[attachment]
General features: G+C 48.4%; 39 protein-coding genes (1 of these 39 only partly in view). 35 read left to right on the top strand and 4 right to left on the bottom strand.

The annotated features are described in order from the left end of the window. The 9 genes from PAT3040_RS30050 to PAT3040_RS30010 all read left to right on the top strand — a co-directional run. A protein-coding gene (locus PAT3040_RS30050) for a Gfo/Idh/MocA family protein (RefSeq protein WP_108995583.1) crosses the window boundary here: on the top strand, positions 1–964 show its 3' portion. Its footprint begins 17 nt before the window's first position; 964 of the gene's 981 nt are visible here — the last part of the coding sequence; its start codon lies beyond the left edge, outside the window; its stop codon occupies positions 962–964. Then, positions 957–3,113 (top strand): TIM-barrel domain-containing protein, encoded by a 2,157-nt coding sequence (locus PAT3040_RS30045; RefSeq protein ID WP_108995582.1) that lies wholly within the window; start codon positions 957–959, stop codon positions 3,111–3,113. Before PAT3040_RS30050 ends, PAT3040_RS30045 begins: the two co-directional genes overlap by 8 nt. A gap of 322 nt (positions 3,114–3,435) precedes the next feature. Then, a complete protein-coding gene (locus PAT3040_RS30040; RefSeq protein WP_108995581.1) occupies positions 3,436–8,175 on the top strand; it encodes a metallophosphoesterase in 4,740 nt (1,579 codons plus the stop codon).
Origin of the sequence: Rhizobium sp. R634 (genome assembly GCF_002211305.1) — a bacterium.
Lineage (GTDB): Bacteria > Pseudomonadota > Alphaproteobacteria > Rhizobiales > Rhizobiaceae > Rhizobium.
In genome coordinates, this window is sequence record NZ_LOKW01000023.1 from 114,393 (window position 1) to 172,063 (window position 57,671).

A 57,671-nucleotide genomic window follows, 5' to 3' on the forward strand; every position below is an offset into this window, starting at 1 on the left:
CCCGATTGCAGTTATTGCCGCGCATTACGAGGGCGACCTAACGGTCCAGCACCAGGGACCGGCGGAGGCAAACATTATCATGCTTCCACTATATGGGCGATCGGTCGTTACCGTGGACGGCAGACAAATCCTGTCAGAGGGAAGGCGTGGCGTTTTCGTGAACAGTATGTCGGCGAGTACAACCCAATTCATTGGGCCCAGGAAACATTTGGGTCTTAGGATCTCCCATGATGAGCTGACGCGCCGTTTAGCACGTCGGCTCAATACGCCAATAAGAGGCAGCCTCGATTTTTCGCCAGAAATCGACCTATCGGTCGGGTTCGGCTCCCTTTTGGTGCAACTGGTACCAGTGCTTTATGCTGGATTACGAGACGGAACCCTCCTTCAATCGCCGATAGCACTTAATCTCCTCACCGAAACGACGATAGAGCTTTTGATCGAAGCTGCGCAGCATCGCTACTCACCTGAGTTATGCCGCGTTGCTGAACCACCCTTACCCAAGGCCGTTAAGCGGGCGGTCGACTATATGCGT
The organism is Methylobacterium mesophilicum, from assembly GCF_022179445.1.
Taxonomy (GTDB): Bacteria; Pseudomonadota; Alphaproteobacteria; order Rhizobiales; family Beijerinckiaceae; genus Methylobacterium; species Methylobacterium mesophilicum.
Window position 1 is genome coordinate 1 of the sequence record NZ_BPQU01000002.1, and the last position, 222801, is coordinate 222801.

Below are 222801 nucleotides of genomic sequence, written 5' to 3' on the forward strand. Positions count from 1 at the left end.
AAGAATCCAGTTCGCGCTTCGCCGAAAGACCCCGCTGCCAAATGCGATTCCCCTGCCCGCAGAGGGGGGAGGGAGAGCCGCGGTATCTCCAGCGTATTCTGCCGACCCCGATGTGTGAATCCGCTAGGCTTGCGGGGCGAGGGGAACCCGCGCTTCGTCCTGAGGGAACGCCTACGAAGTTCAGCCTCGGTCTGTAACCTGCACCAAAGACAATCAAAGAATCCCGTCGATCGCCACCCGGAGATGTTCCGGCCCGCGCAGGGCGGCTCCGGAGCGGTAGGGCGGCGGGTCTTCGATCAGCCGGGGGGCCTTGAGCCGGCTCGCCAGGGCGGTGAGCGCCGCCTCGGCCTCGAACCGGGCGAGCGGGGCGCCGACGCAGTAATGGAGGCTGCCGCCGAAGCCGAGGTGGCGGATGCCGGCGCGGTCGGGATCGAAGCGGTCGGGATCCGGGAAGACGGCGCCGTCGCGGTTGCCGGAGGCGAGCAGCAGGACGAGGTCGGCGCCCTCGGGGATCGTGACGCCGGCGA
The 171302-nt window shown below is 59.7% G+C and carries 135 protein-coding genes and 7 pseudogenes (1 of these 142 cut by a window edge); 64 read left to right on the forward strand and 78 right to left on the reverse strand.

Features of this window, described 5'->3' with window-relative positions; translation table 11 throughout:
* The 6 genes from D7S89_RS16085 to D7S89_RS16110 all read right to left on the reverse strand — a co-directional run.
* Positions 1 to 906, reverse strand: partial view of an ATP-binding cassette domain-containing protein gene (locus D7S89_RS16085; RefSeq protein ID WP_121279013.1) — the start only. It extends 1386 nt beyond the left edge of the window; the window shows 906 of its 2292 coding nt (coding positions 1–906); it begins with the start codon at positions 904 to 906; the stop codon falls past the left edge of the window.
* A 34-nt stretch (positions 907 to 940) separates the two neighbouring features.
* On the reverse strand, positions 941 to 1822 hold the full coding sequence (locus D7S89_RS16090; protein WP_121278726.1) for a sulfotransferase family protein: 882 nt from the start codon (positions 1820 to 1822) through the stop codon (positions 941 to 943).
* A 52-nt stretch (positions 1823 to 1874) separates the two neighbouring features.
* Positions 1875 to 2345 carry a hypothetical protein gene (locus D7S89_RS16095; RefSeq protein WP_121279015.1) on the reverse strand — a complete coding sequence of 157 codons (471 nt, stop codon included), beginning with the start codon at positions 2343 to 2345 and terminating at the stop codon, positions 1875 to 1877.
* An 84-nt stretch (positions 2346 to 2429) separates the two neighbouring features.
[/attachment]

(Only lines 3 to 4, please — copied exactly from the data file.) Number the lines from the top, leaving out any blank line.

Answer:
Origin of the sequence: Rhizobium sp. R634 (genome assembly GCF_002211305.1) — a bacterium.
Lineage (GTDB): Bacteria > Pseudomonadota > Alphaproteobacteria > Rhizobiales > Rhizobiaceae > Rhizobium.